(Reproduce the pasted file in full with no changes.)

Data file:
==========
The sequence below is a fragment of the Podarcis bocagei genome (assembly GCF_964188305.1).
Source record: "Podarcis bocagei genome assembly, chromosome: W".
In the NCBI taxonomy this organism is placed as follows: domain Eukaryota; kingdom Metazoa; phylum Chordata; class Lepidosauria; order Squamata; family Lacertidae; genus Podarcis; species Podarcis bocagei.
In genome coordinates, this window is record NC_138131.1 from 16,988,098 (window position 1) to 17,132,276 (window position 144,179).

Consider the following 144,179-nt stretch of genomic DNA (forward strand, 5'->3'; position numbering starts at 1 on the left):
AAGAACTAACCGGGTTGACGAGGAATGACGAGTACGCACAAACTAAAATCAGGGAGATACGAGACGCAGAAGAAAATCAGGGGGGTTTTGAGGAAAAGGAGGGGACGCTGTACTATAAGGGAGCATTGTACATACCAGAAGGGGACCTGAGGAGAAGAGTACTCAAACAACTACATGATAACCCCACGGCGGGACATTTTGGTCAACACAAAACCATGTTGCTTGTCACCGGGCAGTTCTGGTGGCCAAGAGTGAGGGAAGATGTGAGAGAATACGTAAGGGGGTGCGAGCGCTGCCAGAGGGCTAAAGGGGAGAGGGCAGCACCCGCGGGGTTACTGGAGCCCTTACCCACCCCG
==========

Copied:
The sequence below is a fragment of the Podarcis bocagei genome (assembly GCF_964188305.1).
Source record: "Podarcis bocagei genome assembly, chromosome: W".
In the NCBI taxonomy this organism is placed as follows: domain Eukaryota; kingdom Metazoa; phylum Chordata; class Lepidosauria; order Squamata; family Lacertidae; genus Podarcis; species Podarcis bocagei.
In genome coordinates, this window is record NC_138131.1 from 16,988,098 (window position 1) to 17,132,276 (window position 144,179).

Consider the following 144,179-nt stretch of genomic DNA (forward strand, 5'->3'; position numbering starts at 1 on the left):
AAGAACTAACCGGGTTGACGAGGAATGACGAGTACGCACAAACTAAAATCAGGGAGATACGAGACGCAGAAGAAAATCAGGGGGGTTTTGAGGAAAAGGAGGGGACGCTGTACTATAAGGGAGCATTGTACATACCAGAAGGGGACCTGAGGAGAAGAGTACTCAAACAACTACATGATAACCCCACGGCGGGACATTTTGGTCAACACAAAACCATGTTGCTTGTCACCGGGCAGTTCTGGTGGCCAAGAGTGAGGGAAGATGTGAGAGAATACGTAAGGGGGTGCGAGCGCTGCCAGAGGGCTAAAGGGGAGAGGGCAGCACCCGCGGGGTTACTGGAGCCCTTACCCACCCCG